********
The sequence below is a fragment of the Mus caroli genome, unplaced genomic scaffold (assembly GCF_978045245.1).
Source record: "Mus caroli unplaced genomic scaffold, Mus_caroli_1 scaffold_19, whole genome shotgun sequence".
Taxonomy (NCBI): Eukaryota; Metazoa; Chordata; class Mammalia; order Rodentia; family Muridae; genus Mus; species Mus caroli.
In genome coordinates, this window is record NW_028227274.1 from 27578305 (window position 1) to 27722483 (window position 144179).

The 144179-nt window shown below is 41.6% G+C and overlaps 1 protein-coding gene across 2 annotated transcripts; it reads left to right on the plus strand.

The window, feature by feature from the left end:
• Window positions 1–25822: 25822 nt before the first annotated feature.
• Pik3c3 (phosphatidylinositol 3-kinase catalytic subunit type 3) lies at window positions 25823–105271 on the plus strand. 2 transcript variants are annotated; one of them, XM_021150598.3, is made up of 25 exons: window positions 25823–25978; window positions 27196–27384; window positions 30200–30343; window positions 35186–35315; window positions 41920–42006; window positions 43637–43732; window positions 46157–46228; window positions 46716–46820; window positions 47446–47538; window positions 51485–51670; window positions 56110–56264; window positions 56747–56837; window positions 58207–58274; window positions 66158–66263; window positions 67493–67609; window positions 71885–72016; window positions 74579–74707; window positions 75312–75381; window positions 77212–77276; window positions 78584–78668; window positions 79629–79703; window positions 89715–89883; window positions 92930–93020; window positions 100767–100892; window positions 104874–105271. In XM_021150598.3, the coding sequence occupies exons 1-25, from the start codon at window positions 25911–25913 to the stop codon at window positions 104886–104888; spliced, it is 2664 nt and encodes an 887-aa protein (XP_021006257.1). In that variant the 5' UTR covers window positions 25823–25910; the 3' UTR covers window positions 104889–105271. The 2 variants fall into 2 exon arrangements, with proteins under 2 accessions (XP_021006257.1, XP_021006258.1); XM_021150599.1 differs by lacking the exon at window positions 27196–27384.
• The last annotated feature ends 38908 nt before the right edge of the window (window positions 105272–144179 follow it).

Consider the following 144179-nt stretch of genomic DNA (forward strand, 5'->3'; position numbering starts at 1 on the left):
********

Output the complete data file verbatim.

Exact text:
The sequence below is a fragment of the Mus caroli genome, unplaced genomic scaffold (assembly GCF_978045245.1).
Source record: "Mus caroli unplaced genomic scaffold, Mus_caroli_1 scaffold_19, whole genome shotgun sequence".
Taxonomy (NCBI): Eukaryota; Metazoa; Chordata; class Mammalia; order Rodentia; family Muridae; genus Mus; species Mus caroli.
In genome coordinates, this window is record NW_028227274.1 from 27578305 (window position 1) to 27722483 (window position 144179).

The 144179-nt window shown below is 41.6% G+C and overlaps 1 protein-coding gene across 2 annotated transcripts; it reads left to right on the plus strand.

The window, feature by feature from the left end:
• Window positions 1–25822: 25822 nt before the first annotated feature.
• Pik3c3 (phosphatidylinositol 3-kinase catalytic subunit type 3) lies at window positions 25823–105271 on the plus strand. 2 transcript variants are annotated; one of them, XM_021150598.3, is made up of 25 exons: window positions 25823–25978; window positions 27196–27384; window positions 30200–30343; window positions 35186–35315; window positions 41920–42006; window positions 43637–43732; window positions 46157–46228; window positions 46716–46820; window positions 47446–47538; window positions 51485–51670; window positions 56110–56264; window positions 56747–56837; window positions 58207–58274; window positions 66158–66263; window positions 67493–67609; window positions 71885–72016; window positions 74579–74707; window positions 75312–75381; window positions 77212–77276; window positions 78584–78668; window positions 79629–79703; window positions 89715–89883; window positions 92930–93020; window positions 100767–100892; window positions 104874–105271. In XM_021150598.3, the coding sequence occupies exons 1-25, from the start codon at window positions 25911–25913 to the stop codon at window positions 104886–104888; spliced, it is 2664 nt and encodes an 887-aa protein (XP_021006257.1). In that variant the 5' UTR covers window positions 25823–25910; the 3' UTR covers window positions 104889–105271. The 2 variants fall into 2 exon arrangements, with proteins under 2 accessions (XP_021006257.1, XP_021006258.1); XM_021150599.1 differs by lacking the exon at window positions 27196–27384.
• The last annotated feature ends 38908 nt before the right edge of the window (window positions 105272–144179 follow it).

Consider the following 144179-nt stretch of genomic DNA (forward strand, 5'->3'; position numbering starts at 1 on the left):